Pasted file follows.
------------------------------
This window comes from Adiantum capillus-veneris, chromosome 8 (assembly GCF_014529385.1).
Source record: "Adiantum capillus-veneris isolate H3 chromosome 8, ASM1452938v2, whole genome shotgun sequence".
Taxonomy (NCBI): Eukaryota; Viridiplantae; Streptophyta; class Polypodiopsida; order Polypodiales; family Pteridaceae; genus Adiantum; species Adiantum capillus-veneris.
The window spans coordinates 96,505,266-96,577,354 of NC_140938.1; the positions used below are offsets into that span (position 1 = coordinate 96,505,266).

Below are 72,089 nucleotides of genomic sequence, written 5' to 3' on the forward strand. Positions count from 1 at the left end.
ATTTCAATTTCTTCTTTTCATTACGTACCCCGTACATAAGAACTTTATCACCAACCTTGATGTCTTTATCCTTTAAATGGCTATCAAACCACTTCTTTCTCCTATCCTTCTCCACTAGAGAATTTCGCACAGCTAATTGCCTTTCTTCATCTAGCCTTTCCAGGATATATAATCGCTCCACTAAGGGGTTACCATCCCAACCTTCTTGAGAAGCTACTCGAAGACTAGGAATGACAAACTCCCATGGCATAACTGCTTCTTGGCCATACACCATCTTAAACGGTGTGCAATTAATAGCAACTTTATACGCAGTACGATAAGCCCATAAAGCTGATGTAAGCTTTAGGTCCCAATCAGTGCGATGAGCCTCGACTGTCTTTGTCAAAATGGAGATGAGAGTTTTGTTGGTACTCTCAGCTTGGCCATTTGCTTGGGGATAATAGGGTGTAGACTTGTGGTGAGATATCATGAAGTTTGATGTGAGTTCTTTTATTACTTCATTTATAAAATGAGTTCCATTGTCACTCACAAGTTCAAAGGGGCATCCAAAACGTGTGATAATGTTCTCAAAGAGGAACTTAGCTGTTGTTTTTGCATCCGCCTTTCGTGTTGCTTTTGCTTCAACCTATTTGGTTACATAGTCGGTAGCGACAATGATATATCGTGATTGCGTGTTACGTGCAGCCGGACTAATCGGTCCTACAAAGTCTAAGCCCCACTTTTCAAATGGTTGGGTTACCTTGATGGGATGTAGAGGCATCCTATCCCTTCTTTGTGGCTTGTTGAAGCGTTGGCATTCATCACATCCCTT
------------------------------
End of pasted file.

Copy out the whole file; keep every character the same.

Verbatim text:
This window comes from Adiantum capillus-veneris, chromosome 8 (assembly GCF_014529385.1).
Source record: "Adiantum capillus-veneris isolate H3 chromosome 8, ASM1452938v2, whole genome shotgun sequence".
Taxonomy (NCBI): Eukaryota; Viridiplantae; Streptophyta; class Polypodiopsida; order Polypodiales; family Pteridaceae; genus Adiantum; species Adiantum capillus-veneris.
The window spans coordinates 96,505,266-96,577,354 of NC_140938.1; the positions used below are offsets into that span (position 1 = coordinate 96,505,266).

Below are 72,089 nucleotides of genomic sequence, written 5' to 3' on the forward strand. Positions count from 1 at the left end.
ATTTCAATTTCTTCTTTTCATTACGTACCCCGTACATAAGAACTTTATCACCAACCTTGATGTCTTTATCCTTTAAATGGCTATCAAACCACTTCTTTCTCCTATCCTTCTCCACTAGAGAATTTCGCACAGCTAATTGCCTTTCTTCATCTAGCCTTTCCAGGATATATAATCGCTCCACTAAGGGGTTACCATCCCAACCTTCTTGAGAAGCTACTCGAAGACTAGGAATGACAAACTCCCATGGCATAACTGCTTCTTGGCCATACACCATCTTAAACGGTGTGCAATTAATAGCAACTTTATACGCAGTACGATAAGCCCATAAAGCTGATGTAAGCTTTAGGTCCCAATCAGTGCGATGAGCCTCGACTGTCTTTGTCAAAATGGAGATGAGAGTTTTGTTGGTACTCTCAGCTTGGCCATTTGCTTGGGGATAATAGGGTGTAGACTTGTGGTGAGATATCATGAAGTTTGATGTGAGTTCTTTTATTACTTCATTTATAAAATGAGTTCCATTGTCACTCACAAGTTCAAAGGGGCATCCAAAACGTGTGATAATGTTCTCAAAGAGGAACTTAGCTGTTGTTTTTGCATCCGCCTTTCGTGTTGCTTTTGCTTCAACCTATTTGGTTACATAGTCGGTAGCGACAATGATATATCGTGATTGCGTGTTACGTGCAGCCGGACTAATCGGTCCTACAAAGTCTAAGCCCCACTTTTCAAATGGTTGGGTTACCTTGATGGGATGTAGAGGCATCCTATCCCTTCTTTGTGGCTTGTTGAAGCGTTGGCATTCATCACATCCCTT